Now that I’m on a Rhetorical Technique roll, here’s a great sample of an analogy I found while reading The Week on the plane to Boston last Saturday in an article by Charles Fishman. The article is an extract from Fishman’s 2011 book, The Big Thirst. It appears in the July 29th Print Edition of the news aggregation magazine called The Week, in their column called “The Last Word.”
This is a paraphrase of the analogy, since I managed to misplace the page I ripped out of the magazine. But the fact that I can remember even a paraphrase of something I read on a plan 10 days ago, when I can barely remember what I ate for lunch these days, shows how effective the analogy is:
The United States uses 5.7 billion gallons of water every day, to flush the toilet. 5.7 billion gallons of water every day. That’s a hard number to get your mind around, so what does it mean? It means that the United States flushes the same amount of water every day that the UK and Canada, combined, use for all of their daily household water needs.
Why is this a great sample?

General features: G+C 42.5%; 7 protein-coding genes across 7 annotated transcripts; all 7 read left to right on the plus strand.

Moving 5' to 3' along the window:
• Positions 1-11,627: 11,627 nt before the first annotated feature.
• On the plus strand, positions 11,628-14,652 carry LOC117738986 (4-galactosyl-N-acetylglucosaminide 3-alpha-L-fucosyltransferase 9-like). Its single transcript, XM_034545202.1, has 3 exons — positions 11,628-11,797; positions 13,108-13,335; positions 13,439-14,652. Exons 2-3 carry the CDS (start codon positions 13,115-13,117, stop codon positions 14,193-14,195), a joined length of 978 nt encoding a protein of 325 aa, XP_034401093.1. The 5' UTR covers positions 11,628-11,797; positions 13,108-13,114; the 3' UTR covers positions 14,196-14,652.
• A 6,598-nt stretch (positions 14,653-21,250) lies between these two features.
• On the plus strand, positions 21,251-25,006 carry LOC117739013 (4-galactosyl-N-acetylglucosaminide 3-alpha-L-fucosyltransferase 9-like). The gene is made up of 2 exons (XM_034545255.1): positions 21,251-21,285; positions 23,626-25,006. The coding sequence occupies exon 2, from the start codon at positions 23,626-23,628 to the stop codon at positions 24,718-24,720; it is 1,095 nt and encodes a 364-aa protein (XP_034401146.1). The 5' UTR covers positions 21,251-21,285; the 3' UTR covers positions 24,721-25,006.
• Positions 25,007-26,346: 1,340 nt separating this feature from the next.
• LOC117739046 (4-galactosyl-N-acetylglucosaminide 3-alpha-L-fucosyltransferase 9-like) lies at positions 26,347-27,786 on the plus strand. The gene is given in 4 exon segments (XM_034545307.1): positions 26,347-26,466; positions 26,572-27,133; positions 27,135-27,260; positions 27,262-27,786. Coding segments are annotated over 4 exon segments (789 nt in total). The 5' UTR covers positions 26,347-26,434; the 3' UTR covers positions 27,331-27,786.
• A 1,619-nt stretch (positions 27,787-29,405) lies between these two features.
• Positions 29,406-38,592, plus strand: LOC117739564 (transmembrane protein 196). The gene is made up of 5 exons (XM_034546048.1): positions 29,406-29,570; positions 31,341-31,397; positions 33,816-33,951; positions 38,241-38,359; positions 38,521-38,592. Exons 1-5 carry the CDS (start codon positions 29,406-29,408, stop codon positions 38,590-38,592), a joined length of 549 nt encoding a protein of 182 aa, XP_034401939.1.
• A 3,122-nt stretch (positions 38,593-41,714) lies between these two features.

Because the author is dead on. It’s impossible for the average human being to have any grasp of the meaning of that quantity of water. 5.7 Billion Gallons a day? What does that look like?
By telling us what it means – what it looks like – we can understand the concept and we can appreciate how devastating a number like that is.
That’s a pretty significant comparison. Enough to make me think about an issue that I rarely thought about before.
And it is a comparision that is guaranteed to have an impact upon its readers (or listeners).
That’s the type of comparison you want to use when talking with an audience about numbers that are incomprehensible. Create an analogy (research your facts and get it right) so that you bring the incomprehensible down to the knowable and relateable in your speech and you will keep your audience with you instead of losing them.
Oh, and the first person to pull out the Antithesis in my prior blog post and note it in the comments below gets a free copy of my Public Speaking for Attorneys DVD (worth $395). I just want to see if you’re paying attention.